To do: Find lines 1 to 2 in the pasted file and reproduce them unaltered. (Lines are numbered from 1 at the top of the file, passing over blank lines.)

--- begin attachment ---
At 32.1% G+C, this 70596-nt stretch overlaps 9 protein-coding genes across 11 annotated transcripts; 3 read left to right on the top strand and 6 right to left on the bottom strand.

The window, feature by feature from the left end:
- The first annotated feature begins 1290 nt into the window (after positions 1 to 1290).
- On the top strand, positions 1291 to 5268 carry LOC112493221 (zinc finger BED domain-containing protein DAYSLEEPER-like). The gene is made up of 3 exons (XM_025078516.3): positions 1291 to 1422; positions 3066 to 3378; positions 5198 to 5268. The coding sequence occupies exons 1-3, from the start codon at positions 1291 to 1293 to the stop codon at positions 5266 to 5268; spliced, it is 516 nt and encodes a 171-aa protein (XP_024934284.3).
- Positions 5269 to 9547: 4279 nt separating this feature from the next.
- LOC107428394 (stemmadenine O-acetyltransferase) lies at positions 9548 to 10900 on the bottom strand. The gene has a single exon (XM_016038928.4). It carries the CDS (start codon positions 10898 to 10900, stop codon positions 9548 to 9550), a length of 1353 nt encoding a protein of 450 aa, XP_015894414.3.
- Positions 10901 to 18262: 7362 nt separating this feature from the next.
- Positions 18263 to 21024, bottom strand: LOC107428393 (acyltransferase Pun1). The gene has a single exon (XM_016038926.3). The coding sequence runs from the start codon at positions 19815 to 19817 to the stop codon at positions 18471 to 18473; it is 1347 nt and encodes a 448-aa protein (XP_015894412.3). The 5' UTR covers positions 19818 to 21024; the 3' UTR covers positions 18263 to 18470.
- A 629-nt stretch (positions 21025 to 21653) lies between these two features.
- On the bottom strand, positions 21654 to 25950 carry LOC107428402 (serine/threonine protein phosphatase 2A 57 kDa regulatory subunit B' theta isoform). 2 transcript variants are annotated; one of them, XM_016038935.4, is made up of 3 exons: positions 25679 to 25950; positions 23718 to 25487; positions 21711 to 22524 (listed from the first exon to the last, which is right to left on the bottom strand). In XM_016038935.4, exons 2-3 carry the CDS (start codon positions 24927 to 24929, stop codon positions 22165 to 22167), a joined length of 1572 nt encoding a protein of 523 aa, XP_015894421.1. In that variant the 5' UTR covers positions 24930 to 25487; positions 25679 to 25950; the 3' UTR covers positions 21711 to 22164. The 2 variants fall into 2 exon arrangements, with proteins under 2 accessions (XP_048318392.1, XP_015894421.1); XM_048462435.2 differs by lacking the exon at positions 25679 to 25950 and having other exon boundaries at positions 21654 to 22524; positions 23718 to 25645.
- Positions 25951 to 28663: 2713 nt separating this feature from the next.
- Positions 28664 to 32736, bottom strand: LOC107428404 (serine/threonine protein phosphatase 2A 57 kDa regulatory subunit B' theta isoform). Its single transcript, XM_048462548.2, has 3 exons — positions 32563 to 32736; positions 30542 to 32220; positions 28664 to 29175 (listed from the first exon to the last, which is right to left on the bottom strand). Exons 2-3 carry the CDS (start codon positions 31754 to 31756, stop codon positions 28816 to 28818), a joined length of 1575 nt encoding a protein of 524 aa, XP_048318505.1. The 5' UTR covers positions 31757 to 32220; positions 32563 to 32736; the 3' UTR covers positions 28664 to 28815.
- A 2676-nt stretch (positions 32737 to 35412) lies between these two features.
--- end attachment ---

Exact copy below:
At 32.1% G+C, this 70596-nt stretch overlaps 9 protein-coding genes across 11 annotated transcripts; 3 read left to right on the top strand and 6 right to left on the bottom strand.

The window, feature by feature from the left end: